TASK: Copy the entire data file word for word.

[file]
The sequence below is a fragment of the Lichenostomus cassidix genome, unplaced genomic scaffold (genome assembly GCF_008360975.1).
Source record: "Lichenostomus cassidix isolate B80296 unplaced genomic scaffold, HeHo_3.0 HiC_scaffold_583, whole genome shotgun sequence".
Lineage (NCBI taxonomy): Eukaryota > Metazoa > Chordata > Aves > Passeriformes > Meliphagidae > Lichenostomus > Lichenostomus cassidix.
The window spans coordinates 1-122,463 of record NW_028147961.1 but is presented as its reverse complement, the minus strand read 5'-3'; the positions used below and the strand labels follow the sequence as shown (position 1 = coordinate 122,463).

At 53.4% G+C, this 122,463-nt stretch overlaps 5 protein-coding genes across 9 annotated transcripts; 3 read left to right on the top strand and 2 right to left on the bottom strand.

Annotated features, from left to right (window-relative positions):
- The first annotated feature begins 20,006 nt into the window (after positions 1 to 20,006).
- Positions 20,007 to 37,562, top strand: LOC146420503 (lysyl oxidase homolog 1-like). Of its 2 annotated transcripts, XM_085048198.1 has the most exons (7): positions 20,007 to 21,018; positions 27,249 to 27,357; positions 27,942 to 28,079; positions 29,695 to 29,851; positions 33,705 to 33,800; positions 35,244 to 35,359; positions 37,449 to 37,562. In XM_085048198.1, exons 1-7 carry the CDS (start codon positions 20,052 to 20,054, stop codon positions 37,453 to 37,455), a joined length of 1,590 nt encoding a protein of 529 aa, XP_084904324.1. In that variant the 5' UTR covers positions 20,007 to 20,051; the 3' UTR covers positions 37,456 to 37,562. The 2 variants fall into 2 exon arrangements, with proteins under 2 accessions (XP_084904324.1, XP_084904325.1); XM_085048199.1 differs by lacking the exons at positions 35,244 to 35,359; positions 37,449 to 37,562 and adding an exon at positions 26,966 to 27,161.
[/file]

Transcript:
The sequence below is a fragment of the Lichenostomus cassidix genome, unplaced genomic scaffold (genome assembly GCF_008360975.1).
Source record: "Lichenostomus cassidix isolate B80296 unplaced genomic scaffold, HeHo_3.0 HiC_scaffold_583, whole genome shotgun sequence".
Lineage (NCBI taxonomy): Eukaryota > Metazoa > Chordata > Aves > Passeriformes > Meliphagidae > Lichenostomus > Lichenostomus cassidix.
The window spans coordinates 1-122,463 of record NW_028147961.1 but is presented as its reverse complement, the minus strand read 5'-3'; the positions used below and the strand labels follow the sequence as shown (position 1 = coordinate 122,463).

At 53.4% G+C, this 122,463-nt stretch overlaps 5 protein-coding genes across 9 annotated transcripts; 3 read left to right on the top strand and 2 right to left on the bottom strand.

Annotated features, from left to right (window-relative positions):
- The first annotated feature begins 20,006 nt into the window (after positions 1 to 20,006).
- Positions 20,007 to 37,562, top strand: LOC146420503 (lysyl oxidase homolog 1-like). Of its 2 annotated transcripts, XM_085048198.1 has the most exons (7): positions 20,007 to 21,018; positions 27,249 to 27,357; positions 27,942 to 28,079; positions 29,695 to 29,851; positions 33,705 to 33,800; positions 35,244 to 35,359; positions 37,449 to 37,562. In XM_085048198.1, exons 1-7 carry the CDS (start codon positions 20,052 to 20,054, stop codon positions 37,453 to 37,455), a joined length of 1,590 nt encoding a protein of 529 aa, XP_084904324.1. In that variant the 5' UTR covers positions 20,007 to 20,051; the 3' UTR covers positions 37,456 to 37,562. The 2 variants fall into 2 exon arrangements, with proteins under 2 accessions (XP_084904324.1, XP_084904325.1); XM_085048199.1 differs by lacking the exons at positions 35,244 to 35,359; positions 37,449 to 37,562 and adding an exon at positions 26,966 to 27,161.